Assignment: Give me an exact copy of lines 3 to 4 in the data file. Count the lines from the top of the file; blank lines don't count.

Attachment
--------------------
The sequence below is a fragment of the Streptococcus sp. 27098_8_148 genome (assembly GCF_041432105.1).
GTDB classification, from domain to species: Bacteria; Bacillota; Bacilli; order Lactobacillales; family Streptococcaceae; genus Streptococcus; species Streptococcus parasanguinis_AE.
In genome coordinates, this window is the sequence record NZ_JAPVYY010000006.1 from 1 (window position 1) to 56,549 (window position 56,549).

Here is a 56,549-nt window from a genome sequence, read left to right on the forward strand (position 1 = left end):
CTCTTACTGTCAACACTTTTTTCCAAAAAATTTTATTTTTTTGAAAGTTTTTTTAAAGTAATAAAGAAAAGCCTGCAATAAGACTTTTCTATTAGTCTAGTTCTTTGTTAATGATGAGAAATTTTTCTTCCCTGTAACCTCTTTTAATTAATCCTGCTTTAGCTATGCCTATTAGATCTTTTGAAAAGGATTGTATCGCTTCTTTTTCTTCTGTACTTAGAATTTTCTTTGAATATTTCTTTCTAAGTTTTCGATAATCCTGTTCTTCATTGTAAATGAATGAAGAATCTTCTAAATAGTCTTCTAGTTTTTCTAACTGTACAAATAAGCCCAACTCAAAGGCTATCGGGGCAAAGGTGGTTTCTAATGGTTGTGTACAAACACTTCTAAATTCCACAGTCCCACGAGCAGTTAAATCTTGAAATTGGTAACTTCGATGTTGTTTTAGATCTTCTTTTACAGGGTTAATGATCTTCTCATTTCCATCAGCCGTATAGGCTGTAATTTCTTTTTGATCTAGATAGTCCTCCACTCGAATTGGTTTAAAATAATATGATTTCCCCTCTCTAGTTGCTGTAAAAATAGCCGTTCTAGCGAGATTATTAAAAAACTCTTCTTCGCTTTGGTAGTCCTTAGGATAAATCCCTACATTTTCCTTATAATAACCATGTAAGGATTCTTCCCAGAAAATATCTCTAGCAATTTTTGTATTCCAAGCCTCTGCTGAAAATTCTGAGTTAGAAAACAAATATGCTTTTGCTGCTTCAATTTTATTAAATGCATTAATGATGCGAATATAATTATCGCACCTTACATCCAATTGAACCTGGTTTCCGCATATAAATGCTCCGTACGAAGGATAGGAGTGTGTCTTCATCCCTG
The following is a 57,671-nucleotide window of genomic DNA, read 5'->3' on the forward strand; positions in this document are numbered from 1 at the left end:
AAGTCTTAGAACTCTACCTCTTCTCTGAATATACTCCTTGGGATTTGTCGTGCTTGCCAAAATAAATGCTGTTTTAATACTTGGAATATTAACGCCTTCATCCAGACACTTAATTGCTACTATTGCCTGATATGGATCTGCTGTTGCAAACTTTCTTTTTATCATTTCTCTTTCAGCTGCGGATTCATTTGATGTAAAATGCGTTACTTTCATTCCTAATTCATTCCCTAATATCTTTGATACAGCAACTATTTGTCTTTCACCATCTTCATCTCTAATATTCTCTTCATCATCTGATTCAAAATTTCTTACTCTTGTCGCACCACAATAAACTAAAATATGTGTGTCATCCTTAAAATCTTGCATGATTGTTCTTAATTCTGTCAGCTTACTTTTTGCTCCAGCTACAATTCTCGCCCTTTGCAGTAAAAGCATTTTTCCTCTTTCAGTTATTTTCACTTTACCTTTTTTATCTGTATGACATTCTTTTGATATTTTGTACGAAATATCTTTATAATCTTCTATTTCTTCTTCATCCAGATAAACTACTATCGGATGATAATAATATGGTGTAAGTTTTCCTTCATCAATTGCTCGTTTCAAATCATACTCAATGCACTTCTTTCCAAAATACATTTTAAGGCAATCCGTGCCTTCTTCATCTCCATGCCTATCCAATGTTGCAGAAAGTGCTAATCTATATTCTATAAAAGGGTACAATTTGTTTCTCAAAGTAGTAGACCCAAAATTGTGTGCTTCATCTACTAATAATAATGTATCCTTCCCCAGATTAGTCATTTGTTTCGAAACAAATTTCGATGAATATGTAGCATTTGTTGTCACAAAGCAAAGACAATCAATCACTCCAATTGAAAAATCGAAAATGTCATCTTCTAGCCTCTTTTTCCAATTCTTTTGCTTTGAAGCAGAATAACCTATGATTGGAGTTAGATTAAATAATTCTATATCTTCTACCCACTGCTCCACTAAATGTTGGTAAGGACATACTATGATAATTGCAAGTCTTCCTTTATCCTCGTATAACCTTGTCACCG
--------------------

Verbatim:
In genome coordinates, this window is the sequence record NZ_JAPVYY010000006.1 from 1 (window position 1) to 56,549 (window position 56,549).

Here is a 56,549-nt window from a genome sequence, read left to right on the forward strand (position 1 = left end):